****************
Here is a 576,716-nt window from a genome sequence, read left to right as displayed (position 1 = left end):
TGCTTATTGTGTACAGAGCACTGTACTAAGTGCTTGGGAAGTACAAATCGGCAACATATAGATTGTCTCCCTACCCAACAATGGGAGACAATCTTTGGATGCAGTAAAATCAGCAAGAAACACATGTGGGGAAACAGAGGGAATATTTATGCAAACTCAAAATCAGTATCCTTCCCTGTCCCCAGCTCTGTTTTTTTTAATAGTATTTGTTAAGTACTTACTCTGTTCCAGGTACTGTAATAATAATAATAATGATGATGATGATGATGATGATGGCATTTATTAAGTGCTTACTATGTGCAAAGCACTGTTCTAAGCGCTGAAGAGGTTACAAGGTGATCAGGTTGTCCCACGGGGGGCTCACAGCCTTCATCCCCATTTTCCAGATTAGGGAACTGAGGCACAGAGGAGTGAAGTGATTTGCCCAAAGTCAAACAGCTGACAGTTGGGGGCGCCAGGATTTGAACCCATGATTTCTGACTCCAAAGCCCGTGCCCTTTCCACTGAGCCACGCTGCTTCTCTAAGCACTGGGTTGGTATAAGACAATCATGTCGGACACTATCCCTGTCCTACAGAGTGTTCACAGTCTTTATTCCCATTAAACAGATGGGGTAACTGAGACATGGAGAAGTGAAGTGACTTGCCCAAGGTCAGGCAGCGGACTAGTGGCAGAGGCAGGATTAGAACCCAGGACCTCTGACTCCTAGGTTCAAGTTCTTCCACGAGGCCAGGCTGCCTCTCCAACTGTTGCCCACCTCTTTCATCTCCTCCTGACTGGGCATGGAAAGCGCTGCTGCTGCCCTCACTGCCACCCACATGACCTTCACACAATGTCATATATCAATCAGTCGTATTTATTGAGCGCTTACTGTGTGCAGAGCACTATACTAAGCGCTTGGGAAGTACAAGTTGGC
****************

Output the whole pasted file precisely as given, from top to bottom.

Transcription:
Here is a 576,716-nt window from a genome sequence, read left to right as displayed (position 1 = left end):
TGCTTATTGTGTACAGAGCACTGTACTAAGTGCTTGGGAAGTACAAATCGGCAACATATAGATTGTCTCCCTACCCAACAATGGGAGACAATCTTTGGATGCAGTAAAATCAGCAAGAAACACATGTGGGGAAACAGAGGGAATATTTATGCAAACTCAAAATCAGTATCCTTCCCTGTCCCCAGCTCTGTTTTTTTTAATAGTATTTGTTAAGTACTTACTCTGTTCCAGGTACTGTAATAATAATAATAATGATGATGATGATGATGATGATGGCATTTATTAAGTGCTTACTATGTGCAAAGCACTGTTCTAAGCGCTGAAGAGGTTACAAGGTGATCAGGTTGTCCCACGGGGGGCTCACAGCCTTCATCCCCATTTTCCAGATTAGGGAACTGAGGCACAGAGGAGTGAAGTGATTTGCCCAAAGTCAAACAGCTGACAGTTGGGGGCGCCAGGATTTGAACCCATGATTTCTGACTCCAAAGCCCGTGCCCTTTCCACTGAGCCACGCTGCTTCTCTAAGCACTGGGTTGGTATAAGACAATCATGTCGGACACTATCCCTGTCCTACAGAGTGTTCACAGTCTTTATTCCCATTAAACAGATGGGGTAACTGAGACATGGAGAAGTGAAGTGACTTGCCCAAGGTCAGGCAGCGGACTAGTGGCAGAGGCAGGATTAGAACCCAGGACCTCTGACTCCTAGGTTCAAGTTCTTCCACGAGGCCAGGCTGCCTCTCCAACTGTTGCCCACCTCTTTCATCTCCTCCTGACTGGGCATGGAAAGCGCTGCTGCTGCCCTCACTGCCACCCACATGACCTTCACACAATGTCATATATCAATCAGTCGTATTTATTGAGCGCTTACTGTGTGCAGAGCACTATACTAAGCGCTTGGGAAGTACAAGTTGGC